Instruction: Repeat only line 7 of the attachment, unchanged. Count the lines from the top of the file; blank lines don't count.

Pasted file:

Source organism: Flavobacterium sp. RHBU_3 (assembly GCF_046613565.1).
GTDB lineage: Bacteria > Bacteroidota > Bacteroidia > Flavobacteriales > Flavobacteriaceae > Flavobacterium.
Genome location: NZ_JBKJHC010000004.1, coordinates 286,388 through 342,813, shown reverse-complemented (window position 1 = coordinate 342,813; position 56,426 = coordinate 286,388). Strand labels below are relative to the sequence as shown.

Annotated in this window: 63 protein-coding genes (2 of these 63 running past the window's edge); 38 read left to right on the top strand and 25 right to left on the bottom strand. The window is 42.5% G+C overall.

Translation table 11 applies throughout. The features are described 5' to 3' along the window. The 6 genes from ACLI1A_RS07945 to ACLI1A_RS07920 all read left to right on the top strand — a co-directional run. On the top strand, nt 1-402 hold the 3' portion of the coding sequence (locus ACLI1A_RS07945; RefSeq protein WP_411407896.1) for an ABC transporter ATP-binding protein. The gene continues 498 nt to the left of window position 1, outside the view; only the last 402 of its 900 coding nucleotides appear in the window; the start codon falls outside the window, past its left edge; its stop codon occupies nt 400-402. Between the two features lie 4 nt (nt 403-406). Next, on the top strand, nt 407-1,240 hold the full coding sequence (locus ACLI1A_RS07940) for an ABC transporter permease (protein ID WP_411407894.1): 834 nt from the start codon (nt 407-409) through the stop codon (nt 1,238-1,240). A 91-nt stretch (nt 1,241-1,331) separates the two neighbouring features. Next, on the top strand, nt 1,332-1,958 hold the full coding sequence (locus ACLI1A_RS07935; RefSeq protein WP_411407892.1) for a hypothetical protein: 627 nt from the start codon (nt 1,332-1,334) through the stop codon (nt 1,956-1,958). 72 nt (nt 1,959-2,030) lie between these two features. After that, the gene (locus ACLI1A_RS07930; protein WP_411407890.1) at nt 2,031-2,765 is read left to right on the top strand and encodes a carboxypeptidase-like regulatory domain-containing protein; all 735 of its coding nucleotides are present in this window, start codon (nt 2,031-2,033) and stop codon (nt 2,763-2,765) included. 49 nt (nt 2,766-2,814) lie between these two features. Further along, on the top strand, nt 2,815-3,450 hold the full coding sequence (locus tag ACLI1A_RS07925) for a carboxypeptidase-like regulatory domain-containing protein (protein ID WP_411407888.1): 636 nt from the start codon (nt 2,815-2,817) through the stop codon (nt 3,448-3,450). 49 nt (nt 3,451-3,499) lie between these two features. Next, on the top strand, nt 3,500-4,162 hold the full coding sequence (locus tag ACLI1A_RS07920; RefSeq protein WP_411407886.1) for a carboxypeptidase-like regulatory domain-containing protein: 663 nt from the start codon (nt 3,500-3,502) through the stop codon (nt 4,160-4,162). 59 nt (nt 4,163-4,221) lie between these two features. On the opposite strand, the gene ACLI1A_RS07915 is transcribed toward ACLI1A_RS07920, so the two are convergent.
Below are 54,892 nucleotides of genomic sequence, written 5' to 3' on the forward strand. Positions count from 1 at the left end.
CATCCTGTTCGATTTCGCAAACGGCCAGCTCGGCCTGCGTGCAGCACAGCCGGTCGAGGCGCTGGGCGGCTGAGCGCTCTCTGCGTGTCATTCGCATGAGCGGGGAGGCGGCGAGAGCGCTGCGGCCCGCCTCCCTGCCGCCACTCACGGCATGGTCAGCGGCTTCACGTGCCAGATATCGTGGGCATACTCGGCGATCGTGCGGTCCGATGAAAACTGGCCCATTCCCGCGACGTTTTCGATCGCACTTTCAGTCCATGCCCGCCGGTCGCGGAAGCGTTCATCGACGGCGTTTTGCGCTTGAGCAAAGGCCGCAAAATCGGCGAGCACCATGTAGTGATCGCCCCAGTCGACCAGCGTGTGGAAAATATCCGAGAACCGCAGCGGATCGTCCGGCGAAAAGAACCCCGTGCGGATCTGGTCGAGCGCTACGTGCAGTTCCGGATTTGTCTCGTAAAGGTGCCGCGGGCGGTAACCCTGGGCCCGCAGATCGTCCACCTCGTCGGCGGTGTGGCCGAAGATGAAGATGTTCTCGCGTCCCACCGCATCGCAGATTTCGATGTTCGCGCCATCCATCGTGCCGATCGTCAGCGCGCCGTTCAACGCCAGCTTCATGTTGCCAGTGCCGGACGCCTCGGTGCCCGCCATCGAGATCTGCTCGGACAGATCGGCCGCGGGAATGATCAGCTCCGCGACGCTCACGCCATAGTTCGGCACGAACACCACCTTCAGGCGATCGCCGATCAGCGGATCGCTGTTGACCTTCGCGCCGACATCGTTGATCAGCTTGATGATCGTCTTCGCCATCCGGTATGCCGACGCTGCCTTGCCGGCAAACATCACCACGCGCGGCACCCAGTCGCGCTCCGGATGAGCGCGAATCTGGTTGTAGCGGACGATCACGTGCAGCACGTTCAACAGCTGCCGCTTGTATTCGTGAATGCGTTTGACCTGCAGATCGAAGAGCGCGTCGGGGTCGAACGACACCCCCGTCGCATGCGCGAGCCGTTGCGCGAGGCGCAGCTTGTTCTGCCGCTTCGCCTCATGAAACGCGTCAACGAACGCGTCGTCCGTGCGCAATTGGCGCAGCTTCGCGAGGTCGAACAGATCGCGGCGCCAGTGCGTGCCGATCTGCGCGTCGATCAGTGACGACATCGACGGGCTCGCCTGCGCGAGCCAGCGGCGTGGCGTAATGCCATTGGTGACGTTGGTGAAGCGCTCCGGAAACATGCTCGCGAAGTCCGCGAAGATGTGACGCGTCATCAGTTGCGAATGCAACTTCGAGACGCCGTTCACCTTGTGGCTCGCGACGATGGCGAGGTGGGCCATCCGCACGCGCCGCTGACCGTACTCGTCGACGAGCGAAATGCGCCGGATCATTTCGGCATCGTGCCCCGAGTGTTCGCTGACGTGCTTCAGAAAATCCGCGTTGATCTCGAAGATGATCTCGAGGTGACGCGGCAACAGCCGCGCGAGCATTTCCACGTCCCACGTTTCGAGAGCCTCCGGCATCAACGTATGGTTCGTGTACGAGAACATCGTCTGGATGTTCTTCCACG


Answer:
CATCCTGTTCGATTTCGCAAACGGCCAGCTCGGCCTGCGTGCAGCACAGCCGGTCGAGGCGCTGGGCGGCTGAGCGCTCTCTGCGTGTCATTCGCATGAGCGGGGAGGCGGCGAGAGCGCTGCGGCCCGCCTCCCTGCCGCCACTCACGGCATGGTCAGCGGCTTCACGTGCCAGATATCGTGGGCATACTCGGCGATCGTGCGGTCCGATGAAAACTGGCCCATTCCCGCGACGTTTTCGATCGCACTTTCAGTCCATGCCCGCCGGTCGCGGAAGCGTTCATCGACGGCGTTTTGCGCTTGAGCAAAGGCCGCAAAATCGGCGAGCACCATGTAGTGATCGCCCCAGTCGACCAGCGTGTGGAAAATATCCGAGAACCGCAGCGGATCGTCCGGCGAAAAGAACCCCGTGCGGATCTGGTCGAGCGCTACGTGCAGTTCCGGATTTGTCTCGTAAAGGTGCCGCGGGCGGTAACCCTGGGCCCGCAGATCGTCCACCTCGTCGGCGGTGTGGCCGAAGATGAAGATGTTCTCGCGTCCCACCGCATCGCAGATTTCGATGTTCGCGCCATCCATCGTGCCGATCGTCAGCGCGCCGTTCAACGCCAGCTTCATGTTGCCAGTGCCGGACGCCTCGGTGCCCGCCATCGAGATCTGCTCGGACAGATCGGCCGCGGGAATGATCAGCTCCGCGACGCTCACGCCATAGTTCGGCACGAACACCACCTTCAGGCGATCGCCGATCAGCGGATCGCTGTTGACCTTCGCGCCGACATCGTTGATCAGCTTGATGATCGTCTTCGCCATCCGGTATGCCGACGCTGCCTTGCCGGCAAACATCACCACGCGCGGCACCCAGTCGCGCTCCGGATGAGCGCGAATCTGGTTGTAGCGGACGATCACGTGCAGCACGTTCAACAGCTGCCGCTTGTATTCGTGAATGCGTTTGACCTGCAGATCGAAGAGCGCGTCGGGGTCGAACGACACCCCCGTCGCATGCGCGAGCCGTTGCGCGAGGCGCAGCTTGTTCTGCCGCTTCGCCTCATGAAACGCGTCAACGAACGCGTCGTCCGTGCGCAATTGGCGCAGCTTCGCGAGGTCGAACAGATCGCGGCGCCAGTGCGTGCCGATCTGCGCGTCGATCAGTGACGACATCGACGGGCTCGCCTGCGCGAGCCAGCGGCGTGGCGTAATGCCATTGGTGACGTTGGTGAAGCGCTCCGGAAACATGCTCGCGAAGTCCGCGAAGATGTGACGCGTCATCAGTTGCGAATGCAACTTCGAGACGCCGTTCACCTTGTGGCTCGCGACGATGGCGAGGTGGGCCATCCGCACGCGCCGCTGACCGTACTCGTCGACGAGCGAAATGCGCCGGATCATTTCGGCATCGTGCCCCGAGTGTTCGCTGACGTGCTTCAGAAAATCCGCGTTGATCTCGAAGATGATCTCGAGGTGACGCGGCAACAGCCGCGCGAGCATTTCCACGTCCCACGTTTCGAGAGCCTCCGGCATCAACGTATGGTTCGTGTACGAGAACATCGTCTGGATGTTCTTCCACG